23 April 2003
Decision 1A.49-54/2002 (in French; English translation) of the Swiss Federal Court ruling that the evidence collected in Switzerland could be transmitted to the Nigerian authorities in support of their domestic criminal proceedings.
18 August 2004
Press release of the Federal Office of Justice, announcing its decision to return to Nigeria USD 500 million frozen in Switzerland: “Under the terms of the Swiss International Mutual Legal Assistance Act, assets may be returned on the basis of a legal enforceable seizure order from the applicant state. In exceptional cases – such as where the frozen assets are obviously of criminal origin – assets can be returned without such an order. On the basis of information and documentation from Nigeria and from the criminal proceedings in Geneva, the FOJ was able to follow the paper trail left by the USD 500 million of Abacha funds still frozen in Switzerland.”
7 February 2005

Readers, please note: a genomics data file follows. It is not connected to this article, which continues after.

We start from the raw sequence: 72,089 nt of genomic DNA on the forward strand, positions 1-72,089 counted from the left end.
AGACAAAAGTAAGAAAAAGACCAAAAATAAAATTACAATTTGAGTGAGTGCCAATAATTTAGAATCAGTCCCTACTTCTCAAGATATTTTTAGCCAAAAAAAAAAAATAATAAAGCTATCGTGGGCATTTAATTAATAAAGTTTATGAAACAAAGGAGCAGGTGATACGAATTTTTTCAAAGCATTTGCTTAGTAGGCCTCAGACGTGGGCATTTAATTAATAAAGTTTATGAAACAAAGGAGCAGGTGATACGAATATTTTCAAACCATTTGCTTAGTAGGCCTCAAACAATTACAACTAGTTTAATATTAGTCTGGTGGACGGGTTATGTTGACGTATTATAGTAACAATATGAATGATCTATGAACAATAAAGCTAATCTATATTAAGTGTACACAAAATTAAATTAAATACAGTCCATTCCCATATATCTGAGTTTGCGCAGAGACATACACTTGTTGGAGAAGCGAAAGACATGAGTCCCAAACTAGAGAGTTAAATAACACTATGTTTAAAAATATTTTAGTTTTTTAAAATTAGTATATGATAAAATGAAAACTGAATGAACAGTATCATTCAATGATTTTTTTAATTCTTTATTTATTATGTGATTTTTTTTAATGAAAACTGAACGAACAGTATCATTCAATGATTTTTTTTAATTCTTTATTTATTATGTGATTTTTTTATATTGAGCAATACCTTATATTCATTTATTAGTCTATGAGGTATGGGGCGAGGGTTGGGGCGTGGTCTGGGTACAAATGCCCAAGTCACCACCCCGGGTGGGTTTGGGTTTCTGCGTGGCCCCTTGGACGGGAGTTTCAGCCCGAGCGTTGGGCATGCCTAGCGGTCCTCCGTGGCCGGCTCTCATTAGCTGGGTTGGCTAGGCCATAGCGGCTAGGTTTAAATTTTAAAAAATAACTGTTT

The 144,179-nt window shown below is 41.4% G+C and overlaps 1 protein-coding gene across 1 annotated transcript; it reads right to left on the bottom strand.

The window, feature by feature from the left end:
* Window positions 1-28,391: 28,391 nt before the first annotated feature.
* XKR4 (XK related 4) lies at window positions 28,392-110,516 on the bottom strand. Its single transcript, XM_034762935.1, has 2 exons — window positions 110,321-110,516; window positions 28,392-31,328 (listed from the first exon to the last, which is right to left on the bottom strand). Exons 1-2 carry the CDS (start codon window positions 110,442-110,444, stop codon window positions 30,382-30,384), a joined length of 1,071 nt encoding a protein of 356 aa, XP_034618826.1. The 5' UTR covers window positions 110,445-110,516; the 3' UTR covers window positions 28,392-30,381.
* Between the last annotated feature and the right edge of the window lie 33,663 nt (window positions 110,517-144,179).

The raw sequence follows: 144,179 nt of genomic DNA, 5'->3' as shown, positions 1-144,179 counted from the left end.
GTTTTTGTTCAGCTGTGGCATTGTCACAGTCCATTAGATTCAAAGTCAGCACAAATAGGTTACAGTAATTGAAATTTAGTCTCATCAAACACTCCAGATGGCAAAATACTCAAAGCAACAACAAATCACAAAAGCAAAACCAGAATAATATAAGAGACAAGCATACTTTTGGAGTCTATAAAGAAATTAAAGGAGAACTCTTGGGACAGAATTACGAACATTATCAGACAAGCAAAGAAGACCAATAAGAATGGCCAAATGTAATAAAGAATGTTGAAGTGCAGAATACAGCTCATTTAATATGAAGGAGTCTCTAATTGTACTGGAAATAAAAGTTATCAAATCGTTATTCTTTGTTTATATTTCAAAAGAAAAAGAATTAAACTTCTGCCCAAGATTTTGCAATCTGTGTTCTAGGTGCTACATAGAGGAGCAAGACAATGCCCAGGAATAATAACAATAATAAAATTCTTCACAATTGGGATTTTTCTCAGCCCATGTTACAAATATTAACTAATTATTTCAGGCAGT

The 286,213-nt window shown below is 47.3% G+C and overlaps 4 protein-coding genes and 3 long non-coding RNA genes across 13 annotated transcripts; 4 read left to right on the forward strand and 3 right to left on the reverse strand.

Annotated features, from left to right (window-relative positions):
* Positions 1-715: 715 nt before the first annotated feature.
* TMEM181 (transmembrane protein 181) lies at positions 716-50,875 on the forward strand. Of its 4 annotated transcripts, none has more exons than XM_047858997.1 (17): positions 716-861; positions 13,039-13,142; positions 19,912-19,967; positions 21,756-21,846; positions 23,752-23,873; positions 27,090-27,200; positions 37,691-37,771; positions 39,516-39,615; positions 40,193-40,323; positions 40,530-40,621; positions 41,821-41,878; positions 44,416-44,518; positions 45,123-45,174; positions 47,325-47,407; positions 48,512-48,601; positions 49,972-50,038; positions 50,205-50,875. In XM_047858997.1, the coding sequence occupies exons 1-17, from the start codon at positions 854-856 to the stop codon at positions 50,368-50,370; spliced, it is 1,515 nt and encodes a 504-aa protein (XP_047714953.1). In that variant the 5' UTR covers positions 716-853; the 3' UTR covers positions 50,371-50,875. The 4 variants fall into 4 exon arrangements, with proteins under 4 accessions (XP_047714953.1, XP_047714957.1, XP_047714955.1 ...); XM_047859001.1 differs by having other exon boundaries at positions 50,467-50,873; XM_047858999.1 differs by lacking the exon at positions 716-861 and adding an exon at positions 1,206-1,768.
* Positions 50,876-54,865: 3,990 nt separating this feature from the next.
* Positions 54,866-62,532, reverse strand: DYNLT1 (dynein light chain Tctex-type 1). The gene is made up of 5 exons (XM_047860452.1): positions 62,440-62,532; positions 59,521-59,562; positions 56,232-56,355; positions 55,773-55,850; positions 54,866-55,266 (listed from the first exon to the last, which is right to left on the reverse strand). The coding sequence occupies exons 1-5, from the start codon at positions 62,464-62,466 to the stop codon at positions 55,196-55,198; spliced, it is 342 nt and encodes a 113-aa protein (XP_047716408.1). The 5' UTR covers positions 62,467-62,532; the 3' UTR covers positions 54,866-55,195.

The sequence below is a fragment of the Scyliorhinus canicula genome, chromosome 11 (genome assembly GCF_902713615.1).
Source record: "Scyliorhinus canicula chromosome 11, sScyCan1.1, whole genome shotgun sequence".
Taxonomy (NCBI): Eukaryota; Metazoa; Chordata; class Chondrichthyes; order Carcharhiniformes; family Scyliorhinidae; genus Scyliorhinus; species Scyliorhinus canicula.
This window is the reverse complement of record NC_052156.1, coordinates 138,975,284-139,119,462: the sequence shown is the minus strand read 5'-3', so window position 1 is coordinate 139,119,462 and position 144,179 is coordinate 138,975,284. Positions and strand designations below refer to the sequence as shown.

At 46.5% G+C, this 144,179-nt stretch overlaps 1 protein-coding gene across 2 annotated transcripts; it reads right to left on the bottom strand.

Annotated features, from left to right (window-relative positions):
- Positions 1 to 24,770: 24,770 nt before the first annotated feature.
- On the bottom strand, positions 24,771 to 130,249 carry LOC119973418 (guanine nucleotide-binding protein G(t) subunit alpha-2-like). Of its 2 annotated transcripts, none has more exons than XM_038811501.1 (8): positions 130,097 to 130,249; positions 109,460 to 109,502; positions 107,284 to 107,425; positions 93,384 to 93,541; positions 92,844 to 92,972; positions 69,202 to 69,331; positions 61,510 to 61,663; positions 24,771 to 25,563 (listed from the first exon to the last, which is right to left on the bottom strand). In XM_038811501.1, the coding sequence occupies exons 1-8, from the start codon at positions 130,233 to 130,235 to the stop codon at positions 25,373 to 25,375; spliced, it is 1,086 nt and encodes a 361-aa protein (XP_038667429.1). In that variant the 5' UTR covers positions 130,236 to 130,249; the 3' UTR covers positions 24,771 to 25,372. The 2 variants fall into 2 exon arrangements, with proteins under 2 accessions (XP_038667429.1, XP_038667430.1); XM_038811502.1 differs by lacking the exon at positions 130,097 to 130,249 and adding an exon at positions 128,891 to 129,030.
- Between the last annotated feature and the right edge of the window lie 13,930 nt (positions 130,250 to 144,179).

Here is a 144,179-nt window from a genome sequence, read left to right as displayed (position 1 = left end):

Decision 1A.215/2004 (in French; English translation here) of the Swiss Federal Court ruling that the USD 458 million may be returned to Nigeria as they are obviously of criminal origin. As to the balance of the funds frozen in Switzerland, the Abacha family and their accomplices formed a criminal organization, and the reversal of the burden of the proof of the origin of the assets provided for by Swiss criminal law is also applicable to mutual assistance proceedings. Consequently, all the frozen assets beneficially owned by a member of the criminal organization shall be returned to Nigeria unless the account holders demonstrate that they are not of criminal origin.
8 March 2001